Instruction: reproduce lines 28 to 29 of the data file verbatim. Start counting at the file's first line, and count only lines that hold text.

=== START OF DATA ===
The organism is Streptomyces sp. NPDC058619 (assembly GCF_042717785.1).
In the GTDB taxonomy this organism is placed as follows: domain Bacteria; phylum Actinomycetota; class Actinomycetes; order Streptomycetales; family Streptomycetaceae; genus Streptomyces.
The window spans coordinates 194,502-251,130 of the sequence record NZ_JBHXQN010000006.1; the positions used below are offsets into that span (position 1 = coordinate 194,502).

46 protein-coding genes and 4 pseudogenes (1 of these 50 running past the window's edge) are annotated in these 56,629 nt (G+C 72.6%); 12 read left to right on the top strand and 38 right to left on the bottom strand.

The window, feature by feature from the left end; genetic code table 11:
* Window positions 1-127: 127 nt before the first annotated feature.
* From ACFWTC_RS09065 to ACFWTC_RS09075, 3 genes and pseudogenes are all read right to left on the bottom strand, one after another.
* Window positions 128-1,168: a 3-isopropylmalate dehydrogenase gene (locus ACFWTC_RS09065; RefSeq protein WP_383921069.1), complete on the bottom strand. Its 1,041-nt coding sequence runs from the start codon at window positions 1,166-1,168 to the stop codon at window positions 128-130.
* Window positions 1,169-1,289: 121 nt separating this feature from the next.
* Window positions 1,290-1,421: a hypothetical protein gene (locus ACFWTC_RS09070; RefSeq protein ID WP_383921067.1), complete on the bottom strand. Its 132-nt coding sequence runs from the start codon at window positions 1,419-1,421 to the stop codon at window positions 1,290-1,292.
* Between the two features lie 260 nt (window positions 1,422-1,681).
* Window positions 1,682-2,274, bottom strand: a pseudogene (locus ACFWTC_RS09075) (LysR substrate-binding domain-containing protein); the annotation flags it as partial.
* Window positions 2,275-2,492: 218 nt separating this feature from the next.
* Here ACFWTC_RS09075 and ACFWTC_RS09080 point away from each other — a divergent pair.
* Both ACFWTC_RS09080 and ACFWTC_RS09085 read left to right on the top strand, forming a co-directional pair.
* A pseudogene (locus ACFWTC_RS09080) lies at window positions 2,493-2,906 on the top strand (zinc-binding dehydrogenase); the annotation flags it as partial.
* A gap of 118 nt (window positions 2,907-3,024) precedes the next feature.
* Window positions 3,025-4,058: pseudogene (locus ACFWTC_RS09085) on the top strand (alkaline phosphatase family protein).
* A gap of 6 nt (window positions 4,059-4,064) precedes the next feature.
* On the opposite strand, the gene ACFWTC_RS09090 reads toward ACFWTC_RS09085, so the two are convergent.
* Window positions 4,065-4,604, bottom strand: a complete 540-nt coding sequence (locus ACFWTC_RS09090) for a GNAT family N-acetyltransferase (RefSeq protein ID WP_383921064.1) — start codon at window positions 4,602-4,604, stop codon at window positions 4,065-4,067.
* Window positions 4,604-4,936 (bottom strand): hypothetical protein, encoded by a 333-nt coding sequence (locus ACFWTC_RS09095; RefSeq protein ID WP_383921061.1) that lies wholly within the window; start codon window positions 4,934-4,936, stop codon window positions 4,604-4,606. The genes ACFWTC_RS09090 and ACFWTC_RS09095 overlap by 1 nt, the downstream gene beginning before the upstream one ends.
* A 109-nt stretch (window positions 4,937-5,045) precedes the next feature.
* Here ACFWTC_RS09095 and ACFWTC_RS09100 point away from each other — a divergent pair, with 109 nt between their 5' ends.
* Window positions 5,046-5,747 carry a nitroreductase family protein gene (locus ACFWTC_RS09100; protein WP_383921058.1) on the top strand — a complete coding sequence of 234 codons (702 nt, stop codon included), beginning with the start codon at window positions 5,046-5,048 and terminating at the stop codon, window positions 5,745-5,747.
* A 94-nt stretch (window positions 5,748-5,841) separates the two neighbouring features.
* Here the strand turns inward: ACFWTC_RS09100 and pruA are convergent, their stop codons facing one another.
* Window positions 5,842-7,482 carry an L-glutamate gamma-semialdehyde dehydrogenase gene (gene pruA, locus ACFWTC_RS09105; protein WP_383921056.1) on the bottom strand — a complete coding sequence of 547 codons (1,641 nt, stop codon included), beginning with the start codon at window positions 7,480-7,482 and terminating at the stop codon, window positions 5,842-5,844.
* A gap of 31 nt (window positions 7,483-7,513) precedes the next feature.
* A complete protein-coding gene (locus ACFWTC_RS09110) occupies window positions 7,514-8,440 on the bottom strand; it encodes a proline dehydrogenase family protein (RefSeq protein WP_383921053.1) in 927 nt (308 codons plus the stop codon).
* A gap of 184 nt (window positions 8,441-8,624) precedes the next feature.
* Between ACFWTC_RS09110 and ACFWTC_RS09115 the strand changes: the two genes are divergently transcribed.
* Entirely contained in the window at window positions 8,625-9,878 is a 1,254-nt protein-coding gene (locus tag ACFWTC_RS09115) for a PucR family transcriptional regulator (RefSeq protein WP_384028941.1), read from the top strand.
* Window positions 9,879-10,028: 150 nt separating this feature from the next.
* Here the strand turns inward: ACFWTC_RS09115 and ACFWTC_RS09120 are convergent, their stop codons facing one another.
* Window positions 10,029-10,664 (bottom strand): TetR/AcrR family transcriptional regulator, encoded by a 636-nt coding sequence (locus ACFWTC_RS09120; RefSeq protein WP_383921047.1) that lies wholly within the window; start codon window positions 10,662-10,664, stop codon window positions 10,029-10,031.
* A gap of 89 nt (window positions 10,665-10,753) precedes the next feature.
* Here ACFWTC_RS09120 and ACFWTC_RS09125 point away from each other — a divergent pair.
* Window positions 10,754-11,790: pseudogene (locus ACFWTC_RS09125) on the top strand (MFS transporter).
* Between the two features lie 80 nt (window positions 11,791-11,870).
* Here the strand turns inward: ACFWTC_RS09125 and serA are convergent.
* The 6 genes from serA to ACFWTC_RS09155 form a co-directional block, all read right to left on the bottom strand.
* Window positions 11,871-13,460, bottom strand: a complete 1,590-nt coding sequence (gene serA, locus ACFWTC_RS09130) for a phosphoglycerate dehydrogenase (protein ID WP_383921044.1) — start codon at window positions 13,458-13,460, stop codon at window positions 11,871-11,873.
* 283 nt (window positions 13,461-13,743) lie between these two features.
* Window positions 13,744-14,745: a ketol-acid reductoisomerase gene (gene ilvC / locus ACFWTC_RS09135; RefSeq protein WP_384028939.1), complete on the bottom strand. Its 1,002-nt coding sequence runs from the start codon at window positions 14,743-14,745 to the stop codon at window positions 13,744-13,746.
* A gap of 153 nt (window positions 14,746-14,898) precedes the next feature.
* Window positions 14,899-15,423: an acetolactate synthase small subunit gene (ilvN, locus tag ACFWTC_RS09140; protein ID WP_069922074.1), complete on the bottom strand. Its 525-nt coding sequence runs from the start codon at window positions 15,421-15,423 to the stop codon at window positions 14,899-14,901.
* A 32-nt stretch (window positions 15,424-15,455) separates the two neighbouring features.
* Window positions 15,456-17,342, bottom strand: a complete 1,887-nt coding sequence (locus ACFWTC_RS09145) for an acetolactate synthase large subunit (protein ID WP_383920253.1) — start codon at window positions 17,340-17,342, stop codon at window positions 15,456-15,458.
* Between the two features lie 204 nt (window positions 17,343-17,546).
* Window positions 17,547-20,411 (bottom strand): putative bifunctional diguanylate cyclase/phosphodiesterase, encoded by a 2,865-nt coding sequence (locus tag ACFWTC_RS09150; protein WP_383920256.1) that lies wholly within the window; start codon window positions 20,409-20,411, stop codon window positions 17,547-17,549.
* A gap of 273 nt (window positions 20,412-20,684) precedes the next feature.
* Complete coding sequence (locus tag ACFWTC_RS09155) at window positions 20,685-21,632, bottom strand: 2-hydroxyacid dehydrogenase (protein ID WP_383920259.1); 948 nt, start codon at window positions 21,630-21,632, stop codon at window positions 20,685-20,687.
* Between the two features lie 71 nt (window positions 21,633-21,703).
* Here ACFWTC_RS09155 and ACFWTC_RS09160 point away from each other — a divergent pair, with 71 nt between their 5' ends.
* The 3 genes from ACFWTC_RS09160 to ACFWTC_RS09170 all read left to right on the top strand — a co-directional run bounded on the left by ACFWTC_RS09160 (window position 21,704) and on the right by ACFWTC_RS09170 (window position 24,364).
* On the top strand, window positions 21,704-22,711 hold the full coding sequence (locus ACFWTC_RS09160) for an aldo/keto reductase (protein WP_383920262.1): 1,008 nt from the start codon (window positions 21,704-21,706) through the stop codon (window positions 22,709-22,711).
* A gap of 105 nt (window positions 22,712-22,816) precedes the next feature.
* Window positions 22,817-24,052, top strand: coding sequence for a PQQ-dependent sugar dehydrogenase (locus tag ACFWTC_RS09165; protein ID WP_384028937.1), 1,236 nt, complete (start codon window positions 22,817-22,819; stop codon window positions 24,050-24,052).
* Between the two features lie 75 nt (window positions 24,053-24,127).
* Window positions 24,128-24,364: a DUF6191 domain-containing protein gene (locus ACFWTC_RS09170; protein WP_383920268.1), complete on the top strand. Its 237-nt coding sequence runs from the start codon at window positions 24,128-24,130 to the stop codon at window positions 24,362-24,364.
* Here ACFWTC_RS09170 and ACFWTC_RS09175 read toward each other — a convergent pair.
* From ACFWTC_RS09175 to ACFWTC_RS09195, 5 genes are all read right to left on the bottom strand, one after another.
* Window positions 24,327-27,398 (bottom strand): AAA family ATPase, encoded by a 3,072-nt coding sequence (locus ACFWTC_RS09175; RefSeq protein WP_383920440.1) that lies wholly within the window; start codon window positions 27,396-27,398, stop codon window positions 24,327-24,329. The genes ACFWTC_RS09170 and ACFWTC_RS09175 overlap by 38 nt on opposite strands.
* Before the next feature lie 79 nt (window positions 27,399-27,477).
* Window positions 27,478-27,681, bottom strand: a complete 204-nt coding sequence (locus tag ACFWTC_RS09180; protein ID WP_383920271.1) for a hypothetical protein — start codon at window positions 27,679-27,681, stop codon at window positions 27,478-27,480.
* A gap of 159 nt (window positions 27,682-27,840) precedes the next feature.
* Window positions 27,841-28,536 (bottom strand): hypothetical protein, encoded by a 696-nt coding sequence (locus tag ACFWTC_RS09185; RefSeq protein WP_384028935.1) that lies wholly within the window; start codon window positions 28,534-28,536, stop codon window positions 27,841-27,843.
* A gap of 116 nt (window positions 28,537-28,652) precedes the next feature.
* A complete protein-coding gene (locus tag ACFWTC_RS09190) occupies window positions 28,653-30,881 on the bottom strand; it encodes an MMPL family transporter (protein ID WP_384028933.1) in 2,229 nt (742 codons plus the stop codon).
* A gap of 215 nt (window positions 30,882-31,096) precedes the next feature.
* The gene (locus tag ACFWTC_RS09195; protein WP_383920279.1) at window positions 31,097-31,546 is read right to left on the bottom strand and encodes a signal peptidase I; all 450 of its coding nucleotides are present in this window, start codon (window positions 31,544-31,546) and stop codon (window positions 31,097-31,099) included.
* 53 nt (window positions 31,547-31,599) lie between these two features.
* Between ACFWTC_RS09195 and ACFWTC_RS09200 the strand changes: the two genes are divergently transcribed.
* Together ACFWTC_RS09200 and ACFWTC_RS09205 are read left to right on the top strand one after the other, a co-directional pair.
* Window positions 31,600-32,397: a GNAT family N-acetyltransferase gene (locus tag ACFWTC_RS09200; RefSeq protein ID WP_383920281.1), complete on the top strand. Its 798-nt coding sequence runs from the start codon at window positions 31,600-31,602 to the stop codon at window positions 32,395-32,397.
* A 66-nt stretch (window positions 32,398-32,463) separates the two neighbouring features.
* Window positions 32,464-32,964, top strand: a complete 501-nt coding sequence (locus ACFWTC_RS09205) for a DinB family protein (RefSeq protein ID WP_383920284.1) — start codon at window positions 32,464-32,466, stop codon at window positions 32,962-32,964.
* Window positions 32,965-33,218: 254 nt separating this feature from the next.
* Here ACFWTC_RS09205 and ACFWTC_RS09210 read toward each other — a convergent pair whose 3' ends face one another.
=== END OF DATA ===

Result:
* Window positions 5,842-7,482 carry an L-glutamate gamma-semialdehyde dehydrogenase gene (gene pruA, locus ACFWTC_RS09105; protein WP_383921056.1) on the bottom strand — a complete coding sequence of 547 codons (1,641 nt, stop codon included), beginning with the start codon at window positions 7,480-7,482 and terminating at the stop codon, window positions 5,842-5,844.
* A gap of 31 nt (window positions 7,483-7,513) precedes the next feature.